If you have ever tried to grow or maintain anything green here in Western Washington, at one time it has sadly probably died on you. Let’s be honest, shall we? It’s a rite of passage for the flower, fruit or vegetable gardener to accidentally have a plant not make it, or have your prized blueberries not produce much, or have most of the zucchini flowers fall off, leaving you with only a few puny zukes. Sometimes it’s the weather, and sometimes it’s us.
Either way, we could all use a little help growing things in our Pacific Northwest climate. One of the best helpers we can enlist in our gardens and fields are native pollinators, especially native bees. It doesn’t matter whether you’re working with a small backyard flower or vegetable garden or something larger, providing habitat for local pollinators can lead to larger and more abundant yields.
Why Native Bees?
Native bees (especially mason and bumble bees) have proven themselves to be more efficient and effective pollinators than European honey bees. Native bees are more active in cooler and wetter climates (like ours) and forage earlier or later in the day than honey bees do.
Also, native bees have a wide variety of foraging behaviors compared to honey bees. When honey bees forage for nectar, there is no interaction with the pollen-producing parts of the flower in many orchard crops, leaving those crops either under pollinated or not pollinated at all.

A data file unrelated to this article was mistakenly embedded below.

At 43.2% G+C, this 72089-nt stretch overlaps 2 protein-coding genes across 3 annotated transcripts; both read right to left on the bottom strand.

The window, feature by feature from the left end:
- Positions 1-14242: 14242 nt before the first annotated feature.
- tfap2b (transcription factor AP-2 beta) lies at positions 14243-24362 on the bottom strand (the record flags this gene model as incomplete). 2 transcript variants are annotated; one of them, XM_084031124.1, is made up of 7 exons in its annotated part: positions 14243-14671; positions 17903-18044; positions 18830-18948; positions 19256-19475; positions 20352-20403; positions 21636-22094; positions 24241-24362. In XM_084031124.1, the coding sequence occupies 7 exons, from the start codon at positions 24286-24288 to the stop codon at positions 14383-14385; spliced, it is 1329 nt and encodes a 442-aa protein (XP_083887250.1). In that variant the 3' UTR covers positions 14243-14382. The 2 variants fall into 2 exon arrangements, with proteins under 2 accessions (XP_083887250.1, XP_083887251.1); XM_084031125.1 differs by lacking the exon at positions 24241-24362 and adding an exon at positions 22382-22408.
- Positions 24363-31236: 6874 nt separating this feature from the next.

Conversely, our native orchard mason bees forage for both pollen and nectar, which greatly increases the potential to pollinate crops. Certain native bees have specialized to work with only one type of flower.
The bumble bee for instance, has a unique characteristic – buzz pollination – that helps with cross-pollination of blueberries, tomatoes and peppers. During buzz pollination, the bee shakes her flight muscles while grabbing onto one of pollen-producing stalks inside the flower. This releases a rush of pollen that is attracted to the hairs of bee making for a quick and efficient way of collecting of pollen. While tomatoes don’t actually need a pollinator to produce fruit, this buzzing activity can increase the size and number of tomatoes.